Lonely Planet review
With over 30 Confucius Institutes worldwide, the Shāndōng sage is currently enjoying yet another upswing after bouts of anti-Confucian violence (the last one erupted in August 1966) singled him out for Chinese spleen. An incense stick’s toss away from the Lama Temple, China’s second-largest Confucian temple has had a recent refit, but the almost otherworldly sense of detachment is seemingly impossible to shift. Antediluvian bìxì (mythical tortoise-like dragons) glare from repainted pavilions while lumpy and ossified ancient cypresses claw stiffly at the dusty Běijīng air. A mood of impassiveness reigns and the lack of worship reinforces a sensation that time has stood still. This is made all the more palpable by the mute forest of 190 stelae recording the 13 Confucian classics in 630,000 Chinese characters at the temple rear. Also inscribed on stelae are the names of successful candidates of the highest level of the official Confucian examination system. It was the ambition of every scholar to see his name engraved here, but it wasn’t easy. Each candidate was locked in one of about 8000 cubicles, measuring roughly 1.5 sq m, for a period of three days. Many died or went insane during their incarceration.
Like everywhere in town, skeletons lurk in the temple cupboard and a distasteful footnote lurks unrecorded behind the tourist blurb. Běijīng writer Lao She was dragged here in August 1966, forced to his knees in front of a bonfire of Peking opera costumes to confess his anti-Revolutionary crimes, and beaten. The much-loved writer drowned himself the next day in Taiping Lake (one of the thousands of Běijīng deaths in August and September of ’66).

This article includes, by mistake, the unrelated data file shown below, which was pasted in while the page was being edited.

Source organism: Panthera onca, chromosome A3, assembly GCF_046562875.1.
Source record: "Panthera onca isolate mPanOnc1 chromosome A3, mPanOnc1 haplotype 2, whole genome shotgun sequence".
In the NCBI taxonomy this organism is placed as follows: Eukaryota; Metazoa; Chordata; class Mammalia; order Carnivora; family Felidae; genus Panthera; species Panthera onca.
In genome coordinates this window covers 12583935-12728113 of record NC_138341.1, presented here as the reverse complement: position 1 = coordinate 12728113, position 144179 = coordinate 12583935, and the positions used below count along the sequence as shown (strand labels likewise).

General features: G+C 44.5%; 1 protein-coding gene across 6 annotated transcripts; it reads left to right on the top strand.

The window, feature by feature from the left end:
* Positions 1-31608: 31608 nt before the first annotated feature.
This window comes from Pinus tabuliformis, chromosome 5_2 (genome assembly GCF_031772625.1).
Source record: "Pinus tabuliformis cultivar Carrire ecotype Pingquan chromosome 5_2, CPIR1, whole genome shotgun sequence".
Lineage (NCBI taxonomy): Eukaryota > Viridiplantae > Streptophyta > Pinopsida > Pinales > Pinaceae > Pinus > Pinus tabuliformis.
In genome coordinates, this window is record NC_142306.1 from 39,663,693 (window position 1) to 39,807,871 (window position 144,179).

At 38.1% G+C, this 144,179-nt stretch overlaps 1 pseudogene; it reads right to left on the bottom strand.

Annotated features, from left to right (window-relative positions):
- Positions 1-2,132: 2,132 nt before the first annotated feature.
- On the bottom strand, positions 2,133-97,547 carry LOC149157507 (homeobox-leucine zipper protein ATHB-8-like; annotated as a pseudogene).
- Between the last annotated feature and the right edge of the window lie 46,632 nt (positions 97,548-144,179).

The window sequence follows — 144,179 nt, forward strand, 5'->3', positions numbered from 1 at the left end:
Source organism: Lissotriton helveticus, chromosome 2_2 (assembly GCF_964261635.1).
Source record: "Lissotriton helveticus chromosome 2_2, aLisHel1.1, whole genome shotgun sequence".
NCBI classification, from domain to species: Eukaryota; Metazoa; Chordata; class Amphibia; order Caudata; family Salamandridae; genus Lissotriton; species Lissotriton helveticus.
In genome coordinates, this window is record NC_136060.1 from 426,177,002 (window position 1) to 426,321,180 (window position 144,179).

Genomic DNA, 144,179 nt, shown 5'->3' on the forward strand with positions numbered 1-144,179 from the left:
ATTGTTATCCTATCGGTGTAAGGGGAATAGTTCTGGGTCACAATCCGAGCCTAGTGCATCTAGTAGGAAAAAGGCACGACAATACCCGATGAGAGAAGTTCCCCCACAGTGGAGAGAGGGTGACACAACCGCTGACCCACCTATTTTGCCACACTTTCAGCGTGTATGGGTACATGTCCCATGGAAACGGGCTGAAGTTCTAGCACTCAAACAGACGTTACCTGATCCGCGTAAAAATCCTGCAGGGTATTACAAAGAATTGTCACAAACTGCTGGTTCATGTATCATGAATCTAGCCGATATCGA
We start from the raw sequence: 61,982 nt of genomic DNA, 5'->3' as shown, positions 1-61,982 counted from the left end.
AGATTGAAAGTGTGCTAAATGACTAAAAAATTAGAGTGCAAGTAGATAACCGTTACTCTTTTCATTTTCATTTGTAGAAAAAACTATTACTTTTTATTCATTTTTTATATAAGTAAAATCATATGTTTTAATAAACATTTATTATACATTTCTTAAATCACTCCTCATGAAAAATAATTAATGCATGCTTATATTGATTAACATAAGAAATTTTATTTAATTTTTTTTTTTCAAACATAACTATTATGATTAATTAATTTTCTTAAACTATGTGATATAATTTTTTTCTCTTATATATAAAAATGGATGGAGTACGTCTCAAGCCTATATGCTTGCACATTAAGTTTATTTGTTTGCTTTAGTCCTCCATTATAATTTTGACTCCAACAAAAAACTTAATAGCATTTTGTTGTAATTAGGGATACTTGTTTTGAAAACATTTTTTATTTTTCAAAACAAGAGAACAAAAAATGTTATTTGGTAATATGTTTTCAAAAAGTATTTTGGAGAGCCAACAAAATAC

But in its tranquillity and reserve, the temple is a lovely sanctuary from Běijīng’s often congested streets and is a true haven of peace and quiet. Some of Běijīng’s last remaining páilou (decorated archways) bravely survive in the hútòng outside (Guozijian Jie) and the entire area of hútòng now swarms with small cafes, cutesy restaurants and boutique shops, making it an ideal place to browse in low gear. At the western end of Guozijian Jie stands a diminutive Fire God Temple , built in 1802 and now occupied by Běijīng residents. Only the first hall – the Mountain Gate (Shān Mén) – remains recognisable and the remaining temple halls have been greatly adapted.
Next to the Confucius Temple, but within the same grounds, stands the Imperial College, where the emperor expounded the Confucian classics to an audience of thousands of kneeling students, professors and court officials – an annual rite. Built by the grandson of Kublai Khan in 1306, the former college was the supreme academy during the Yuan, Ming and Qing dynasties. On the site is a marvellous, glazed, three-gate, single-eaved decorative archway called a liúli páifāng (glazed archway). The Biyong Hall beyond is a twin-roofed structure with yellow tiles surrounded by a moat and topped with a gold knob, its stupendous interior housing a vermillion and gold lectern.